ANDREW PIERCE: Boris Johnson's little brother Labour's new leader
ANDREW PIERCE: Boris Johnson’s little brother Leo backs Labour’s new leader Sir Keir Starmer
Social media posts can be ever so revealing. Who is the unlikeliest fan of Labour’s new leader Sir Keir Starmer?
None other, it seems, than our Tory Prime Minister’s own younger brother, Leo Johnson, who has ‘liked’ a series of gushingly positive tweets about the millionaire former lawyer.
One of the missives Leo, 52, has approved was posted by Starmer himself, showing a room full of cheering fans bearing the slogan: ‘Together, we can achieve the impossible.’
Another, from London Mayor Sadiq Khan, claimed that Starmer was ‘the best person to unite our party, take the fight to the Tories and put Labour in government’.
The Prime Minister’s brother Leo is said to be a fan of Labour Leader Keir Starmer
Leo is perhaps the least wellknown of Boris’s spotlighthogging siblings, after journalist Rachel and former minister Jo.
He works as a forecaster for accountancy firm PwC . Yet Boris is used to fraternal disloyalty.
Jo quit his own broth – er’s Government last September, while Rachel unsuccessfully fought to be an MEP for pro-EU party Change UK — and was once a member of the Lib Dems.
Leo has said he differs from his ferociously ambitious relatives: ‘I’m born with the gene for self-publicity missing or at least defective. It comes on and off, and when it comes on, no one is interested.’
No one, perhaps, except Boris, who might look askance at the fact that Leo is quietly informing the world he supports kicking his
LEFT TO RIGHT: Boris’s mum Charlotte Johnson Wahl, sister Rachel Johnson, brother Leo Johnson and Boris Johnson
Landing with a smack on Starmer’s desk on his first day as leader was a damning indictment of why Labour lost the last election, written by the New Labour pressure group Progress. ‘Jeremy Corbyn and the politics he represents alienated the general public,’ declares the group. ‘ Our contorted Brexit policy ended up pleasing no one.’ And which political contortionist was responsible for this policy? Step forward exLabour Brexit spokesman Sir Keir Starmer!
Is Foreign Office Minister James Cleverly daring to mock Rishi Sunak’s groaning library shelves, paraded to the world by the hoodie-sporting Chancellor in a recent post to social media?
The cheeky Cleverly wonders: ‘I’m going to post a working from-home picture tomorrow. Is it mandatory to take it in front of bookshelves?’
Perhaps the answer lies with former Home Secretary Jacqui Smith, who spoke to ITV’s GMB from her home on Friday.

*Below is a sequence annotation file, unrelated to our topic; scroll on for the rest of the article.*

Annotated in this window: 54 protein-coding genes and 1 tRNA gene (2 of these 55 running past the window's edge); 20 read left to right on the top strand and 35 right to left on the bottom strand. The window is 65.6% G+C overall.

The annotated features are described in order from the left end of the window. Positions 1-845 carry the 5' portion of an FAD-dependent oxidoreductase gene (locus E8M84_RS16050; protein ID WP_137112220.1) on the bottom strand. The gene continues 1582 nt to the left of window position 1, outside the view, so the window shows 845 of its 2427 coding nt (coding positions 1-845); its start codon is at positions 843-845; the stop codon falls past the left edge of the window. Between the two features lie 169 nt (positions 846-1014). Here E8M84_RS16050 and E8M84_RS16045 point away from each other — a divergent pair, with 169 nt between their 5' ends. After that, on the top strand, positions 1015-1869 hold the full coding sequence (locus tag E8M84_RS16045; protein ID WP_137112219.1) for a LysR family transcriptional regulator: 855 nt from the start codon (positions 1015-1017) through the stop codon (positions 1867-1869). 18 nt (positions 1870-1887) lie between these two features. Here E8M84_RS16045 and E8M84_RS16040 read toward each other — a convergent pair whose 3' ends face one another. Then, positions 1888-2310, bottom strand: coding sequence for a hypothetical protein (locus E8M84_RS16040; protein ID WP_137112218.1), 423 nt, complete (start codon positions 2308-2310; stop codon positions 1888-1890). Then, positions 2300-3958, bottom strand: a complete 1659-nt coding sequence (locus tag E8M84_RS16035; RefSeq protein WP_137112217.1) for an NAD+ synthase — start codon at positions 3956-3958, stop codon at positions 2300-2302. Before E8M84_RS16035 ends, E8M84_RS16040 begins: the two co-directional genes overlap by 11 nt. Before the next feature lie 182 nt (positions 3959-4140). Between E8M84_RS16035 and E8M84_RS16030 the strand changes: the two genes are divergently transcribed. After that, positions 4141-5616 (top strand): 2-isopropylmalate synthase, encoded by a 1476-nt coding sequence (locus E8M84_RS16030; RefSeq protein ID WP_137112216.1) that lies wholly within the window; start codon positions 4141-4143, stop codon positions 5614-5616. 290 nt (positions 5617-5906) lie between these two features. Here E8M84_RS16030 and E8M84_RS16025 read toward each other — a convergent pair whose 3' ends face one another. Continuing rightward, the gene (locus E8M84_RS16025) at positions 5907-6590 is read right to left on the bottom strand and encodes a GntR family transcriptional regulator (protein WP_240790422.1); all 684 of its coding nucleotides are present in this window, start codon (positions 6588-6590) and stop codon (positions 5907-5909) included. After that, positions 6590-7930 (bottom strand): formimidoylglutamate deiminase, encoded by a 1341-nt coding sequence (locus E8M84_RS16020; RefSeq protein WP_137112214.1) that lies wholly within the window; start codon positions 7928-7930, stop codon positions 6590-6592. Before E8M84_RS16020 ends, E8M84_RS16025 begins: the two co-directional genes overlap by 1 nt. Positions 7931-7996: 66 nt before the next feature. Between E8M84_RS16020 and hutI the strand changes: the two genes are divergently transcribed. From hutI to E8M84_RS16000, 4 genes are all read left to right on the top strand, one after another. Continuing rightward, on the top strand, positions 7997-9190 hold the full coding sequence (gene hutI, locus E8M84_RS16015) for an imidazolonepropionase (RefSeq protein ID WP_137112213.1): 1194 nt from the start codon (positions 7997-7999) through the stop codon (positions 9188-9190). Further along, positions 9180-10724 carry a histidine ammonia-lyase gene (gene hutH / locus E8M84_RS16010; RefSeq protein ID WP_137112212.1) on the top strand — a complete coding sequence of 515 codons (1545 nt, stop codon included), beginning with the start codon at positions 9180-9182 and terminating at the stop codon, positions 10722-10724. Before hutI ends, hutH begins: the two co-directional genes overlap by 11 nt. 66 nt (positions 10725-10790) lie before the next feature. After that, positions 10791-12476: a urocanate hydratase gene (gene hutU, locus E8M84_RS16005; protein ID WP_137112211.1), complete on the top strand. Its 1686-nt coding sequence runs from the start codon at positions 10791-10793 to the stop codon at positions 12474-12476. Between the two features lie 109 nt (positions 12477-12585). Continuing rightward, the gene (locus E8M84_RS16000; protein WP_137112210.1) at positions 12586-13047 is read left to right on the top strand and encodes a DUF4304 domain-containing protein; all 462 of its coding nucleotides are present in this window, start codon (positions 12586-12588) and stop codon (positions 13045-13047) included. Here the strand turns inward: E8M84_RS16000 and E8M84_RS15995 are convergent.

Smith, appearing in front of a shelf of crockery, piped up with: ‘I’ve got my jugs on display today!’
Labour MP Rupa Huq moaned of Friday’s coronavirus briefing: ‘When will Downing Street allow a woman minister to front up one of these press shindigs?’ One might also ask: when will Labour allow a woman to lead the party? Surely Rupa is the first to cry out against this blatant sexism? Or not. ‘Keir Starmer smashed it . .. Looking forward to working with him in the years to come and seeing him as PM,’ Huq gushed.
An audience of 200,000 enjoyed the National Theatre’s live-stream of James Corden’s farce One Man, Two Guvnors.
Paul Mason, the hardLeft commentator, proposed a rival attraction.
‘The Croatian National Theatre is streaming a discussion from 2018 between me and [philosopher] Srecko Horvat about post-capitalism, Labour and Europe,’ he tweeted. Sorry, Paul.
I think I’m washing my hair.
Is it time we all took advice from Ronnie Barker? In the classic Porridge episode A Night In — available to watch now on BB C iPlayer — Barker’s jailbird character Fletch says: ‘That’s what you’ve got to tell yourself: you’re just having a quiet night in.’ Fellow lag Godber replies: ‘Trouble is, I’ve got 698 ‘quiet nights in’ to go!’ Let’s hope the lockdown doesn’t last for quite so long a stretch
And finally, many thanks for your messages after I came down with Covid-19. I’m almost fighting fit, but clearly not 100 per cent, as I discovered when I walked into my kitchen yesterday and found the air thick with black smoke. The toast had charred without me realising anything. One common symptom is the loss of taste and smell: clearly mine have yet to return. At least the smoke alarm now has a working battery.
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